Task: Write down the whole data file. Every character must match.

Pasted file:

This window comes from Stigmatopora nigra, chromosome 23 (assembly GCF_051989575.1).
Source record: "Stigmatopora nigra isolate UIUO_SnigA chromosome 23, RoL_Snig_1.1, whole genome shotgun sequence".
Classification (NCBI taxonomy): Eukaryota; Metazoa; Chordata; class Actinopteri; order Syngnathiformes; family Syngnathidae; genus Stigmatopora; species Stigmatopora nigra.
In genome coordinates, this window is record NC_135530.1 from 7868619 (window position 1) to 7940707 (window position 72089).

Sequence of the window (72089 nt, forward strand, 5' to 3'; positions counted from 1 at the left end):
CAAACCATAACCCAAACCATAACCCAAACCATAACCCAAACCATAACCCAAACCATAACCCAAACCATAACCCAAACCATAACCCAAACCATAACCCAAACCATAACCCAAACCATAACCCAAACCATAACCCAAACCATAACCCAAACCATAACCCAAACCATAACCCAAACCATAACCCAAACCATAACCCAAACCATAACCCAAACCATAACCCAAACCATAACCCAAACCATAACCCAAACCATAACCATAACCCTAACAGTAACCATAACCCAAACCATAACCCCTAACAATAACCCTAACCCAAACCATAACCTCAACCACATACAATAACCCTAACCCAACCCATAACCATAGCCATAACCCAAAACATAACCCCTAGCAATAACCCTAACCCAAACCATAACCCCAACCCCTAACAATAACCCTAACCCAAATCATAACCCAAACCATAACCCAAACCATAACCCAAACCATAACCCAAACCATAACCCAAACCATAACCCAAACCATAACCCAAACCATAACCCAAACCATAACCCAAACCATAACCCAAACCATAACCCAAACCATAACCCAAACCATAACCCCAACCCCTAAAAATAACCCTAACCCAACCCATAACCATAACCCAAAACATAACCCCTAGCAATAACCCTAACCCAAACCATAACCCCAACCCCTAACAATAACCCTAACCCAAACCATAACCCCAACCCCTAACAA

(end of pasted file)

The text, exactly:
This window comes from Stigmatopora nigra, chromosome 23 (assembly GCF_051989575.1).
Source record: "Stigmatopora nigra isolate UIUO_SnigA chromosome 23, RoL_Snig_1.1, whole genome shotgun sequence".
Classification (NCBI taxonomy): Eukaryota; Metazoa; Chordata; class Actinopteri; order Syngnathiformes; family Syngnathidae; genus Stigmatopora; species Stigmatopora nigra.
In genome coordinates, this window is record NC_135530.1 from 7868619 (window position 1) to 7940707 (window position 72089).

Sequence of the window (72089 nt, forward strand, 5' to 3'; positions counted from 1 at the left end):
CAAACCATAACCCAAACCATAACCCAAACCATAACCCAAACCATAACCCAAACCATAACCCAAACCATAACCCAAACCATAACCCAAACCATAACCCAAACCATAACCCAAACCATAACCCAAACCATAACCCAAACCATAACCCAAACCATAACCCAAACCATAACCCAAACCATAACCCAAACCATAACCCAAACCATAACCCAAACCATAACCCAAACCATAACCCAAACCATAACCCAAACCATAACCATAACCCTAACAGTAACCATAACCCAAACCATAACCCCTAACAATAACCCTAACCCAAACCATAACCTCAACCACATACAATAACCCTAACCCAACCCATAACCATAGCCATAACCCAAAACATAACCCCTAGCAATAACCCTAACCCAAACCATAACCCCAACCCCTAACAATAACCCTAACCCAAATCATAACCCAAACCATAACCCAAACCATAACCCAAACCATAACCCAAACCATAACCCAAACCATAACCCAAACCATAACCCAAACCATAACCCAAACCATAACCCAAACCATAACCCAAACCATAACCCAAACCATAACCCAAACCATAACCCCAACCCCTAAAAATAACCCTAACCCAACCCATAACCATAACCCAAAACATAACCCCTAGCAATAACCCTAACCCAAACCATAACCCCAACCCCTAACAATAACCCTAACCCAAACCATAACCCCAACCCCTAACAA